Due to Hurricane Laura and several other major storm events, flooding has damaged many cars. Unfortunately, some of those cars will come back into the stream of commerce. Sometimes, unscrupulous people repair flooded cars that should be totaled out. They then resell these cars in other parts of the country without telling the new buyers.
That’s why you should always be vigilant when buying a vehicle after a big storm, even if you don’t live near the flooded area.
If you end up buying a flooded car, you are in for trouble. Water destroys cars’ mechanical and electrical systems and washes away crucial lubricants. It can interfere with the working of many of your car’s systems, including safety technology like airbags.
This is true even if the car seems acceptable and is working when you buy it. The damage from water, such as corrosion, can affect your car even after significant time has passed.
It is sometimes legal to sell flooded cars
If a vehicle gets declared a total loss, it is supposed to receive a new “salvage title.” These titles are often clearly labeled with the word “salvage” or “flood.” However, in some states the label may be less obvious, showing as a letter or number code.
Once a vehicle with a salvage title gets fully repaired, officials reinspect it and give it a new “rebuilt” title. This allows the vehicle to be resold on the consumer market, but it doesn’t guarantee that you won’t have problems with flood damage.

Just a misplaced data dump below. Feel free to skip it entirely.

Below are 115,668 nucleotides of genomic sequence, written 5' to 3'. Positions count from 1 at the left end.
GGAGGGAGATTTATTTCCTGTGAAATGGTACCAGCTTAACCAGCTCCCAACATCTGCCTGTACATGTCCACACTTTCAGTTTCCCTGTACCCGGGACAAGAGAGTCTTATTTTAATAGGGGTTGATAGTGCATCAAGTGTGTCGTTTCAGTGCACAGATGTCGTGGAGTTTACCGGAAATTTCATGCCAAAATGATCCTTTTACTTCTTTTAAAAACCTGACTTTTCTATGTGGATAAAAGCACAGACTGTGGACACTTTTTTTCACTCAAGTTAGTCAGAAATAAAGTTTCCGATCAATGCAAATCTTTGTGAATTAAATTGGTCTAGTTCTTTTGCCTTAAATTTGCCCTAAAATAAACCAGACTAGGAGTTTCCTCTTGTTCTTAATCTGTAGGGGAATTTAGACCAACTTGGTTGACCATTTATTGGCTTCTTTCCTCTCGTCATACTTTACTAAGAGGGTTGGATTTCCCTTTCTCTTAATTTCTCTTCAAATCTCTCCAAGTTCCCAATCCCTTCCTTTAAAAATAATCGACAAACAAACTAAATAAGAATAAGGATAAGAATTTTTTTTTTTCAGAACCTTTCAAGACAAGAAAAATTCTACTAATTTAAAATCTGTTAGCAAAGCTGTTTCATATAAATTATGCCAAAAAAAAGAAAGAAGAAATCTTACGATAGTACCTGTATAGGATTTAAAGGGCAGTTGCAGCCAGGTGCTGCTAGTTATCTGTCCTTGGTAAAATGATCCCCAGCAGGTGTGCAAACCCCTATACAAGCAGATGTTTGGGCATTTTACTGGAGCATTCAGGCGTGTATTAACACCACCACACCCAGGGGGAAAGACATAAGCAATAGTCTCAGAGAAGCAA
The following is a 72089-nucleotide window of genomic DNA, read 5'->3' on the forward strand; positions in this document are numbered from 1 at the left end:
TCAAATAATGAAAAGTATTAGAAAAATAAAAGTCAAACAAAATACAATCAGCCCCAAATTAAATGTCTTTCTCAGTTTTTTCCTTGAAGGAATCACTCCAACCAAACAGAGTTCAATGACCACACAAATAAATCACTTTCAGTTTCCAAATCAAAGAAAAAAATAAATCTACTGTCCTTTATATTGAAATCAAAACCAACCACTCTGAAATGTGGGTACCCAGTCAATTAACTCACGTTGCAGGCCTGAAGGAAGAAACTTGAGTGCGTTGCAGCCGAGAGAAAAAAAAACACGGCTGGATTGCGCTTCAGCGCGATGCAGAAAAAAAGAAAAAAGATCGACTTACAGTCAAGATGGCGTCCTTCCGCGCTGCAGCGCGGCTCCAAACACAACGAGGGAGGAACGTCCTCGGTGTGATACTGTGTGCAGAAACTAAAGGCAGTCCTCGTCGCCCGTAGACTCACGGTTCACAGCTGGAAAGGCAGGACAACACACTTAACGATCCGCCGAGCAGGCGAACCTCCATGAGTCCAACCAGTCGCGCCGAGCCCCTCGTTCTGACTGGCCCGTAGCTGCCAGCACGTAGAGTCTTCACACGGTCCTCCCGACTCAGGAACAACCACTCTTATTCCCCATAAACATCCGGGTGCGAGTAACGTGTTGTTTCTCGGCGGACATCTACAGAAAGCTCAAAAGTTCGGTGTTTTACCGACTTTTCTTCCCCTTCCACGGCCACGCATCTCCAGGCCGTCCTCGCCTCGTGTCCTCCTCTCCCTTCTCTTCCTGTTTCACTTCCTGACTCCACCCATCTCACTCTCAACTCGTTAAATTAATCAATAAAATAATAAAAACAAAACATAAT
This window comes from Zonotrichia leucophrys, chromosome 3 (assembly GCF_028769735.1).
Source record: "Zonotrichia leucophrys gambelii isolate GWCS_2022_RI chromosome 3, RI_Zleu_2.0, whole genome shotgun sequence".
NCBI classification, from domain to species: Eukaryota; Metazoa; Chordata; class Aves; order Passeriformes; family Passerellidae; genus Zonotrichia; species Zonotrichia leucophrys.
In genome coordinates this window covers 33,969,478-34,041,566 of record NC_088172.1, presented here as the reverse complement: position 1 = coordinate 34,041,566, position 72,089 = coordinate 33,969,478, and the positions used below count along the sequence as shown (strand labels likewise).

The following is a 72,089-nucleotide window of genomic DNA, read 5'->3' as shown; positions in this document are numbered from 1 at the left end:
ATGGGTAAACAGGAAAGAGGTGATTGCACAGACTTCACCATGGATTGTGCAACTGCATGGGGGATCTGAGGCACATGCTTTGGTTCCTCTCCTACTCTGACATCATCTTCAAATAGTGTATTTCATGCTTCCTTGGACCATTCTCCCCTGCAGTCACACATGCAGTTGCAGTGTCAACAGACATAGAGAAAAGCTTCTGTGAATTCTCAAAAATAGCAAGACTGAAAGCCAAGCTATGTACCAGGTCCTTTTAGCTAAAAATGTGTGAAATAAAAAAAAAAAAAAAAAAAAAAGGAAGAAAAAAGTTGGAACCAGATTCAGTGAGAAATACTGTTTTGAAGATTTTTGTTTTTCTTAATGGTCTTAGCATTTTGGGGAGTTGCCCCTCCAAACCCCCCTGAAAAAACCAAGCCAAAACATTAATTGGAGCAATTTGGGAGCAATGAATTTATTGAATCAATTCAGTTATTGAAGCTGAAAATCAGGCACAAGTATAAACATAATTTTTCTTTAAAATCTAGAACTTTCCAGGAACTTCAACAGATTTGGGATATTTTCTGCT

Before you buy a vehicle, you should ask to see the title and ask questions about anything you don’t understand.
Telltale signs of a flood-damaged car
Your best bet for avoiding a flood-damaged car is to get a detailed inspection by a mechanic before you agree to buy.
Here are some tips from Consumer Reports on how to spot a flood-damaged vehicle:
Look at the carpets. They may show signs of water damage — or new ones may have been installed on a used vehicle.
Inspect the lights. These sometimes show a visible water line on the reflector or lens.
Check any unpainted, exposed screws. These and other bare metal may have signs of rust.
Look under the bottom edges of panels and brackets for grime that wouldn’t ordinarily settle there.
Find difficult-to-clean areas and check for mud and debris.
Check the seat-mounting screws for signs of removal. The seats are sometimes removed in order to dry the carpets.
Driving a flood-damaged vehicle can be dangerous. Most of these cars shouldn’t be on the road, so keep an eye out and buyer beware.